Tag Archive | Customer experience

Dog fur mittens?

tulevaisuus

What does the customer of tomorrow want? I was at the launch of futurist Elina Hiltunen’s new book and petification was the morning’s first consumer trend. Elina identifies and explains 18 consumer trends that can have an impact on you, me and on different businesses through us.

The trends already exist – it’s a question of how well we identify them and can we put them to use in for example developing new services or developing existing ones? Megatrends are the big changes that are already having an impact and have been taken into account in several business fields – population growth, digitalization, longer life expectancy etc. Trends on the other hand are changes of direction in behavior or situations. And weak signals are the first signs of change, the rising phenomen  (Hiltunen, 2017, 56).

The following are the trends that I picked up from Elina.

Changes of direction

Petification – digitalization is here as well. Smart devices are entering the pet industry –  – PetPace helps you observe your pet’s health and TailTalk sensor the feelings of your pet. In USA you can purchase the lazy dogwalker’s Pooper-service – the scooper will take care of picking up the organic waste for you for a price of 15 dollars per month. And you can buy a genetically engineered aquarium fish that glows in the dark as a Xmas present.

Hello Kitty business class on the airplane is all about the trend of  taking care of your inner child and the need to stay young, relaxed and experimental. The soft throwable mike belongs in theis trend as well. The perfect me -trend  includes sharing your own views and opinions with bigger audiences – hate talk is the negative side of this and brave acts the positive one. We are many –trend manifests itself in the  courage to be yourself – being different and non-perfect makes us more interesting.

There’s no typical consumer

Something for everyone – the positive side of this trend is that even a niche segment can be interesting for a company when in global scale. Stereotypes are breaking down  – in her book Elina Hiltunen mentions an interesting example  – the physical change of the barbie for a healthier and more real look. And barbie’s friend sits in a wheelchair.

Also the aspects of getting old are changing – at my hairdresser’s I stumbled across Ari Seth Cohen’s superb book  Advanced Style. Older & wiser – all the models are over 70 with an attitude.

980x

The new and weird – what stuck with me was the KFC nail polish that tastes like chicken…Well, IKEA is already selling bikes and insurance and OP Bank is into transportation and leasings cars.

Digital and smart device consumers  – as our consuming is digitalizing and we’re leaving trails online, more and more information is at the same time gathered about us, our behavior and interests. Hello Barbie seeks answers to your questions from the cloud services and on the other hand the old fashioned printed book is coming again. The temple of mind, soul and body – as stress has increased in our lives the interest in physical and mental health is increasing as well. We might even pick or change a job based on it increasing our wellbeing even if the monetary value is less.

Easy, cheap, right now – there is a counter trend to this in the form of conscientious consuming. The power of many, the do good consumer and We’re all heroes – all these trends have ethics in their core, the customer of tomorrow wants to support her values with her wallet. We all have the power to make an impact – even one person can trigger a change in today’s world.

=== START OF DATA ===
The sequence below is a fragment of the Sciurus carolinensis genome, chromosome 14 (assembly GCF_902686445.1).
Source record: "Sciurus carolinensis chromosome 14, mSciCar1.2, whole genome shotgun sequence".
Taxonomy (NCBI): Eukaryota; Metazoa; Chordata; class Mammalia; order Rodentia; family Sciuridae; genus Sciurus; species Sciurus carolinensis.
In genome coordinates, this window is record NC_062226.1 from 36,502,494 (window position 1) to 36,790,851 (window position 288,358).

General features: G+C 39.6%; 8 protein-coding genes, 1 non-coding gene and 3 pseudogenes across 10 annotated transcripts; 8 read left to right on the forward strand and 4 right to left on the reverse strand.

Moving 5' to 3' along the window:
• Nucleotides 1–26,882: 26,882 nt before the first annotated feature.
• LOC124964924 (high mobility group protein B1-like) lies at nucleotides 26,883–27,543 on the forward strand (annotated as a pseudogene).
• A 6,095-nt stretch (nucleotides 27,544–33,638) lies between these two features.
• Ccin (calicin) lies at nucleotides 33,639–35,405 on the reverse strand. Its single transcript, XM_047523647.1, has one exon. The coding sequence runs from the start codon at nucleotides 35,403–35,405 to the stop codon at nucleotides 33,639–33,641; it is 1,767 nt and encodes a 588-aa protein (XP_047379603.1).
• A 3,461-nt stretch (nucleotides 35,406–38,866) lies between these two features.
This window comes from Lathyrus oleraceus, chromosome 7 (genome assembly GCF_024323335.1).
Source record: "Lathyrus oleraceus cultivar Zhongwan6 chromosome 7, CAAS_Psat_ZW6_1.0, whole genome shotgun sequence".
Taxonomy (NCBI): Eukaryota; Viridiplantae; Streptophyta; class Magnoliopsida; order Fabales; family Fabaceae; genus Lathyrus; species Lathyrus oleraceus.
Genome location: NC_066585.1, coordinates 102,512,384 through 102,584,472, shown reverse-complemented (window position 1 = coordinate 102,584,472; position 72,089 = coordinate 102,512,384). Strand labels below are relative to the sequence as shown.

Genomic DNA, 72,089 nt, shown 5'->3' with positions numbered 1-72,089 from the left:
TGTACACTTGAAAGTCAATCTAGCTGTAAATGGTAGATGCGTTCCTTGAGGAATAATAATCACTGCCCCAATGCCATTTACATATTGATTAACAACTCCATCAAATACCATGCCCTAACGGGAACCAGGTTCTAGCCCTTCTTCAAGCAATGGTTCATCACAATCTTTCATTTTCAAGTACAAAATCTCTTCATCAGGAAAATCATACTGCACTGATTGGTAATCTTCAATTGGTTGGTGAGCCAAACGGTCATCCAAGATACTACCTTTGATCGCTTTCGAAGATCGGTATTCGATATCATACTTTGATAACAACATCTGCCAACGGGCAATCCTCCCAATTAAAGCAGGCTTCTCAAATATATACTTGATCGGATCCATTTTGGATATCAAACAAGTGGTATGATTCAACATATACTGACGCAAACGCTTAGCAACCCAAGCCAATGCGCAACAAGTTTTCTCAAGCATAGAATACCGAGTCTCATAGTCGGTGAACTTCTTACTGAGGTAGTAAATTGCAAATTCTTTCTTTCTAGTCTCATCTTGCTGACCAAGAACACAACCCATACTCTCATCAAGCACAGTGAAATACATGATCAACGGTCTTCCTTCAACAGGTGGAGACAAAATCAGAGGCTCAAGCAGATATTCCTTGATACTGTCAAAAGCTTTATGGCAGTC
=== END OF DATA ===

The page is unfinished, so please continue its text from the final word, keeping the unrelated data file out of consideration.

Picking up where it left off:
Do you want to be a trend hunter?

I’m interested in anything new – in my projects I map the past, present and future to gain deeper understanding of the needs and wants of people to help create new business models with my customers. Trends are a great way of anchoring a vision and help to inspire internal change.

Good tools are a big help on the road. Elina gives a good tip in the beginning of the book: open a project page on Facebook and use it to post different material on and around the topic you’re interested in. This helps you become a trend hunter as well.

Change management- questions, chipmunks, kick offs and major population

In my previous post I dealt with customer experience management and how CEOs and members of the board discussed about it in a seminar called Customer Oriented Strategies which was held on 16th of March 2017 at Aalto University School of Business. I thought that (at least) one of the seminar presentations deserved its own post.

Kenneth Strömsholm the CEO of Veho Oy, gave very interesting and inspiring presentation about customer experience and change management or how he put it in his title: “Managing Customer Experience and Unbearable Toughness of Change”. He highlighted that you can’t talk about these issues separately. They are bonded to each other. While listening to Mr. Strömsholm, I was thinking that we, service designers, are full of enthusiasm for carrying out our design process. We should also give time, thought and tools to support change in organization. Change resistance can make our efforts, to create amazing or just better customer experiences, worthless.

Kenneth Strömsholm have created four very catching and humorously description of the invisible obstacles of change.

Questions

First obstacle is human nature and how most of the people meet the new situation. He explained that the first three questions people are asking when they are confronting the change for the first time:

  • First question: What does this mean for me?
  • Second question: Still what does this mean for me ?
  • Third question: Could there still be some aspect to figure out what does this mean for me?

Mr. Strömsholm pointed out that as a leader, you can’t underestimate the importance of these questions. You need to accept that these are the questions how people are trying to found out their place in a new situation. You need to give them time and try to find answers to these questions together.

Chipmunk -effect

The second inMaaoravavisible obstacle Mr. Strömsholm has named as a Chipmunk –effect. Chipmunks are in their chips with their heads down and no matter how hard you try to yell your brand new message, the message goes over their heads. You need to repeat your message 11 times. Each time there is a chance that one or even few chipmunks have their heads up and they will actually get the message you are sending.